If you have lived at your current address for the last 4-5 years you may already be registered to vote. To verify your registration, or to correct/change your address etc or to register for the first time, there is an on-line registration at . If you cannot access the internet contact your local returning office.

2) Put your voter card in a safe place until you vote. While you can cast a ballot without receiving a voter card, having your card with you at the poll will save you time.

3) Select what Identification you will bring with you. A photo ID with your name and current address is ideal (Drivers license, or other Ontario issued ID cards are best, but some federal ID cards are just as good.) The ID does not have to have a photo nor indicate citizenship but your name and address are required. If you do not have a card with your name and address, you can bring a document that you received in the mail like a bank statement, utility bill, Insurance, Tax slip, Pay receipt etc. For students their Letter of Admissions may suffice. Please note that while you must be a citizen of Canada to vote in the provincial election, you do not need to bring proof of citizenship to the poll. Proof of citizenship might be needed if somebody challenged your right to vote, but you would still be allowed to fill in a special ballot when you got to the Poll. Once your right to vote was confirmed, or if the challenge was removed then that special ballot would be included with the other ballots. Federal officials such as Immigration officials will not be inside your provincial polling station.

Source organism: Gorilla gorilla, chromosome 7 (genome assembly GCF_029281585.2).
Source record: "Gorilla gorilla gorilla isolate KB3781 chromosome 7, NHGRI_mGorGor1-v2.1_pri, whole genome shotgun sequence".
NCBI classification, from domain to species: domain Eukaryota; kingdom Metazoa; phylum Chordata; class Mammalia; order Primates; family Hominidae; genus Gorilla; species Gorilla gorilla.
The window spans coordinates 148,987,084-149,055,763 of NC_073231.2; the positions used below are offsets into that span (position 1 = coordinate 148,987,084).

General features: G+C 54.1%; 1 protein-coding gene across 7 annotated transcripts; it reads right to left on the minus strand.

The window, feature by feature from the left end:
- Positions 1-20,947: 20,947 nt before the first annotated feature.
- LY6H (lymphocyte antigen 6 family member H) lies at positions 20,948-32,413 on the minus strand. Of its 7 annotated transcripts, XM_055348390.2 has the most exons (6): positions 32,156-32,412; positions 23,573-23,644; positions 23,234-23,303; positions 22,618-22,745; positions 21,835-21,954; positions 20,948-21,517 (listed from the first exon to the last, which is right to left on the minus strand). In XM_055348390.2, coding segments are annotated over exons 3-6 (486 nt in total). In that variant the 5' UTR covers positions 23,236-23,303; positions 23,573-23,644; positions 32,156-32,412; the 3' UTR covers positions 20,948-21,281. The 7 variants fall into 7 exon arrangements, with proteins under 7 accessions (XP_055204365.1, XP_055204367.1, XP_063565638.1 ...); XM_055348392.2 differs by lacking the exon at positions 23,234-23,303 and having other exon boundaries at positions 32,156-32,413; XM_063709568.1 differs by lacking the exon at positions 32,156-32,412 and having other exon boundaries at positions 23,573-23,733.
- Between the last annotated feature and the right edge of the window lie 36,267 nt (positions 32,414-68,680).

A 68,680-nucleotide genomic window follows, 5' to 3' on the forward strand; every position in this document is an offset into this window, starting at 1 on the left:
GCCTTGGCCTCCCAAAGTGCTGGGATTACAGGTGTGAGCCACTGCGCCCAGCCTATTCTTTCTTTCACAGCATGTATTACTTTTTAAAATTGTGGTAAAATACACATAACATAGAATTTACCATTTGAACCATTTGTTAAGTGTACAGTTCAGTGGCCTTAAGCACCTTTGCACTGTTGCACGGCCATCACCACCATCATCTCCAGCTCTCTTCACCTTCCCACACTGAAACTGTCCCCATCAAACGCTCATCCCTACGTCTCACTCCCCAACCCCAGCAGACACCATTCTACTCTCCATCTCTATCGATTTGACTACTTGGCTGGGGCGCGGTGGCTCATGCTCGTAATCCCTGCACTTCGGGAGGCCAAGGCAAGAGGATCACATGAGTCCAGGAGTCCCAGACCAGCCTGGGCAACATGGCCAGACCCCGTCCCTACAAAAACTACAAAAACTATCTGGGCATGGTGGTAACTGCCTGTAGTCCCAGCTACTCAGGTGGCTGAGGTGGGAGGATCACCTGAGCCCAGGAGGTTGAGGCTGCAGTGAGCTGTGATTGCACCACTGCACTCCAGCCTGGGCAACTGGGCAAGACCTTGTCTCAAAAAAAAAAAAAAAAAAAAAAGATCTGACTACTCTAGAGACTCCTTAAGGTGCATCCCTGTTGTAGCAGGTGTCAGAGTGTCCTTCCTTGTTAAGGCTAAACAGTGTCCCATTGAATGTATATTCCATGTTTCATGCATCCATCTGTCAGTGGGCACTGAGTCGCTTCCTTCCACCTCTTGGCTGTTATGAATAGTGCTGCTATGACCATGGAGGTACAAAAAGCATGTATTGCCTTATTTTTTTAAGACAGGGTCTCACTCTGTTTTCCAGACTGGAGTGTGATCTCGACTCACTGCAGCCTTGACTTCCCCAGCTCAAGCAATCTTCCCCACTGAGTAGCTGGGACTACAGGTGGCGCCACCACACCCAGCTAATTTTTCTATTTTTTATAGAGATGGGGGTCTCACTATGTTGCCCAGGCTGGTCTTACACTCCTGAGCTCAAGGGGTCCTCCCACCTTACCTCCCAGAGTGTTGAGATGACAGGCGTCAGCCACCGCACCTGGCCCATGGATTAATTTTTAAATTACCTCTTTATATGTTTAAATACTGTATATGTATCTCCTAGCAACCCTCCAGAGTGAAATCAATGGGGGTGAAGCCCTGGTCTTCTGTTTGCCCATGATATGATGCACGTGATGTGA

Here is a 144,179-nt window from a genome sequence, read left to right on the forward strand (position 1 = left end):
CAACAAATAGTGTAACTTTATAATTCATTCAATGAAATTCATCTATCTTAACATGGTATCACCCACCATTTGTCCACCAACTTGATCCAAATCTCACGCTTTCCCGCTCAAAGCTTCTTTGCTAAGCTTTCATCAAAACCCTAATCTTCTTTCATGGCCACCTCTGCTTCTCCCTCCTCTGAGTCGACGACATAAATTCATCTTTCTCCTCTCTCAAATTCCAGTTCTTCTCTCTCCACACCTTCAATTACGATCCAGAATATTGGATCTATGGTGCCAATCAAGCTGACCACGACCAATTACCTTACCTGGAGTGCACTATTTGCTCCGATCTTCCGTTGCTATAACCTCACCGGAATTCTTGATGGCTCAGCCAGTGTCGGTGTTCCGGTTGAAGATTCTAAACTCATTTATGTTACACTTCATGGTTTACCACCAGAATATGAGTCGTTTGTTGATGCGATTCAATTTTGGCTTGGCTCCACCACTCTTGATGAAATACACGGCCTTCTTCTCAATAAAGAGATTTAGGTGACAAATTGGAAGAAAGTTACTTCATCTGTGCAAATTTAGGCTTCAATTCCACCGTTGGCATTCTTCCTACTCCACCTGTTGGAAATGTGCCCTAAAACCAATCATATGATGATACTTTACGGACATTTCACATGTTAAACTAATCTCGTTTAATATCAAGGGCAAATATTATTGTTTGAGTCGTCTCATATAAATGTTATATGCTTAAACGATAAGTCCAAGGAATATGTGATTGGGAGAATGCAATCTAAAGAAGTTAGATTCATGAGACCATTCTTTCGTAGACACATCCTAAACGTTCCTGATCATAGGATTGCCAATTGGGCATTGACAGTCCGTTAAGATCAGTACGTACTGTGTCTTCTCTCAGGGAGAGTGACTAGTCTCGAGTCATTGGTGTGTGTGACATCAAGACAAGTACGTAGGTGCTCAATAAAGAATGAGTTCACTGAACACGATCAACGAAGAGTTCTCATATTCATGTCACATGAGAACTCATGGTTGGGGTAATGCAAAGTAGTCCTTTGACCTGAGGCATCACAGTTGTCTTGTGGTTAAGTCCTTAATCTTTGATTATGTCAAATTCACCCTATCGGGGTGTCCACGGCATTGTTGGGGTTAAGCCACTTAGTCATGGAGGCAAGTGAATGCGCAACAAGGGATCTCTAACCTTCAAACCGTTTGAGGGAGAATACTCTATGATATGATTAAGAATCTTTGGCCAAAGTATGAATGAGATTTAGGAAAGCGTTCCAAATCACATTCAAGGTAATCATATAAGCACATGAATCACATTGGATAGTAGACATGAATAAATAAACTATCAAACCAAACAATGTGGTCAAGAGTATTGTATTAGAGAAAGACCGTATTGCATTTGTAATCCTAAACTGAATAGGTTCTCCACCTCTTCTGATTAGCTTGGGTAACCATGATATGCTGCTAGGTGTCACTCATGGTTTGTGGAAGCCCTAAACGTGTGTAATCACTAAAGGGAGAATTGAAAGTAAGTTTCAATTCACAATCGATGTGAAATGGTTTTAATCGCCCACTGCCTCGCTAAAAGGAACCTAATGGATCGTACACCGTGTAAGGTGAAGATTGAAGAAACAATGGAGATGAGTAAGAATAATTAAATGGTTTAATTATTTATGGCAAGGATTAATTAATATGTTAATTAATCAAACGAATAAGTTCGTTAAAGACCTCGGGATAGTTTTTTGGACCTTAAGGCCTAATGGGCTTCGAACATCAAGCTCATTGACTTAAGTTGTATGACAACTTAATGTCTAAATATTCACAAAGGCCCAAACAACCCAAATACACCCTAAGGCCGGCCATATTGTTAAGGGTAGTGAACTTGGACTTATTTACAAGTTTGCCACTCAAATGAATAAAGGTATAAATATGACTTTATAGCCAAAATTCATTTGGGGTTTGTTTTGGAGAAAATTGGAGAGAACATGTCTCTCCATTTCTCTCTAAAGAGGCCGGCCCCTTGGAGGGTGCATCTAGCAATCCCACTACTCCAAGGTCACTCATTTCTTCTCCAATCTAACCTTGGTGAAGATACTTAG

4) If you bring with you, as a memory aid, any literature from a candidate, Keep it to Yourself. Once inside the polling station your choice is supposed to be a secret, so don’t let anyone tell you who to vote for and don’t tell anyone who to chose. And leave nothing behind when you leave (except your ballot obviously). The one exception to this secrecy is if you are unable to mark your ballot unassisted then you may request somebody to help you behind the voting screen (or where you can reach). That person will be administered a special oath prior to helping you. There is more on available assistance on-line.

5) Know where to go and how to get there. Your voter card identifies the place and the poll number where you will vote. That information will also be in the hands of the returning office and a few days before the election likely in the hands of someone at the candidate’s Office that you are choosing to vote for. Elections Ontario also provides a Voter Information Service with such information.
If you cannot get to your poll on your own, the local candidates and riding associations organize volunteer drivers on polling days, as well as some community organizations, places of worship, senior’s residences etc. If you are too far away to get home you may still be able to cast a special ballot where you are, so contact Elections Ontario for advice in that case.